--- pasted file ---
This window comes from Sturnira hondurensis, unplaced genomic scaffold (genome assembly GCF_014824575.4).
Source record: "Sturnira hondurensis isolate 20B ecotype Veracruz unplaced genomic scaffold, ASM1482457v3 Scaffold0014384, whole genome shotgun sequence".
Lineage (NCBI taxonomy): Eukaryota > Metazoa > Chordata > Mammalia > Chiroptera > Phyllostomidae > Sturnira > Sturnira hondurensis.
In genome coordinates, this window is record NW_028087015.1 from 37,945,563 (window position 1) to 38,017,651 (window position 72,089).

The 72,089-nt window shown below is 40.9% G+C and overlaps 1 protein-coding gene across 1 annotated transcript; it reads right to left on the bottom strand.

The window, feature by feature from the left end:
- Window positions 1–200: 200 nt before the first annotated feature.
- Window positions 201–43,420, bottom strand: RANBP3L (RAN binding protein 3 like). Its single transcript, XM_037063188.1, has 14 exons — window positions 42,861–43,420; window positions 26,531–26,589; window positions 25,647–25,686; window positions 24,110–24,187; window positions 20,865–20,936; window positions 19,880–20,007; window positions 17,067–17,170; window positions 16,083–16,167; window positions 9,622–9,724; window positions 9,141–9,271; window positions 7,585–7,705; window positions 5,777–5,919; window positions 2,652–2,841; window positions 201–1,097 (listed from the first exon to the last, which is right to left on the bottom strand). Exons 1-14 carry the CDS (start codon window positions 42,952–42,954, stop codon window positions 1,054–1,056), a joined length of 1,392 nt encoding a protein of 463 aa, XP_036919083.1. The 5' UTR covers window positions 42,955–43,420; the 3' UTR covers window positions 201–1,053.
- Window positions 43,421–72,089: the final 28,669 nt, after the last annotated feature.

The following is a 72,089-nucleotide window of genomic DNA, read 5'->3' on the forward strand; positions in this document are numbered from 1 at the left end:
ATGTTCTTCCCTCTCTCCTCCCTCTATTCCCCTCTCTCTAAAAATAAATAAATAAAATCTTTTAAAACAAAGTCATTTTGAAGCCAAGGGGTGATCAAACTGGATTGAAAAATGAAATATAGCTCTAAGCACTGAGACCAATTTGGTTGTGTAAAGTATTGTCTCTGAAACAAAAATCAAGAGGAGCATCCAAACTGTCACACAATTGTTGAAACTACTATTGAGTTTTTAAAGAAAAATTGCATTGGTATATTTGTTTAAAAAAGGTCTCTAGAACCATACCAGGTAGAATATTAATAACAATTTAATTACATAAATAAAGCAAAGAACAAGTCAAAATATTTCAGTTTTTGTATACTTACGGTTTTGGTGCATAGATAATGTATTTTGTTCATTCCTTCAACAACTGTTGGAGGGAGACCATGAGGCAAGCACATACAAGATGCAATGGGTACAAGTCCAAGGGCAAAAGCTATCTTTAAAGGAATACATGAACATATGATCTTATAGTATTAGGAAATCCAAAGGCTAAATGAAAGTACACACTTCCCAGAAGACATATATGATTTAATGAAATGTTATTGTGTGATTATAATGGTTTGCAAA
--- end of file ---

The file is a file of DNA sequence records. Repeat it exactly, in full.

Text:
This window comes from Sturnira hondurensis, unplaced genomic scaffold (genome assembly GCF_014824575.4).
Source record: "Sturnira hondurensis isolate 20B ecotype Veracruz unplaced genomic scaffold, ASM1482457v3 Scaffold0014384, whole genome shotgun sequence".
Lineage (NCBI taxonomy): Eukaryota > Metazoa > Chordata > Mammalia > Chiroptera > Phyllostomidae > Sturnira > Sturnira hondurensis.
In genome coordinates, this window is record NW_028087015.1 from 37,945,563 (window position 1) to 38,017,651 (window position 72,089).

The 72,089-nt window shown below is 40.9% G+C and overlaps 1 protein-coding gene across 1 annotated transcript; it reads right to left on the bottom strand.

The window, feature by feature from the left end:
- Window positions 1–200: 200 nt before the first annotated feature.
- Window positions 201–43,420, bottom strand: RANBP3L (RAN binding protein 3 like). Its single transcript, XM_037063188.1, has 14 exons — window positions 42,861–43,420; window positions 26,531–26,589; window positions 25,647–25,686; window positions 24,110–24,187; window positions 20,865–20,936; window positions 19,880–20,007; window positions 17,067–17,170; window positions 16,083–16,167; window positions 9,622–9,724; window positions 9,141–9,271; window positions 7,585–7,705; window positions 5,777–5,919; window positions 2,652–2,841; window positions 201–1,097 (listed from the first exon to the last, which is right to left on the bottom strand). Exons 1-14 carry the CDS (start codon window positions 42,952–42,954, stop codon window positions 1,054–1,056), a joined length of 1,392 nt encoding a protein of 463 aa, XP_036919083.1. The 5' UTR covers window positions 42,955–43,420; the 3' UTR covers window positions 201–1,053.
- Window positions 43,421–72,089: the final 28,669 nt, after the last annotated feature.

The following is a 72,089-nucleotide window of genomic DNA, read 5'->3' on the forward strand; positions in this document are numbered from 1 at the left end:
ATGTTCTTCCCTCTCTCCTCCCTCTATTCCCCTCTCTCTAAAAATAAATAAATAAAATCTTTTAAAACAAAGTCATTTTGAAGCCAAGGGGTGATCAAACTGGATTGAAAAATGAAATATAGCTCTAAGCACTGAGACCAATTTGGTTGTGTAAAGTATTGTCTCTGAAACAAAAATCAAGAGGAGCATCCAAACTGTCACACAATTGTTGAAACTACTATTGAGTTTTTAAAGAAAAATTGCATTGGTATATTTGTTTAAAAAAGGTCTCTAGAACCATACCAGGTAGAATATTAATAACAATTTAATTACATAAATAAAGCAAAGAACAAGTCAAAATATTTCAGTTTTTGTATACTTACGGTTTTGGTGCATAGATAATGTATTTTGTTCATTCCTTCAACAACTGTTGGAGGGAGACCATGAGGCAAGCACATACAAGATGCAATGGGTACAAGTCCAAGGGCAAAAGCTATCTTTAAAGGAATACATGAACATATGATCTTATAGTATTAGGAAATCCAAAGGCTAAATGAAAGTACACACTTCCCAGAAGACATATATGATTTAATGAAATGTTATTGTGTGATTATAATGGTTTGCAAA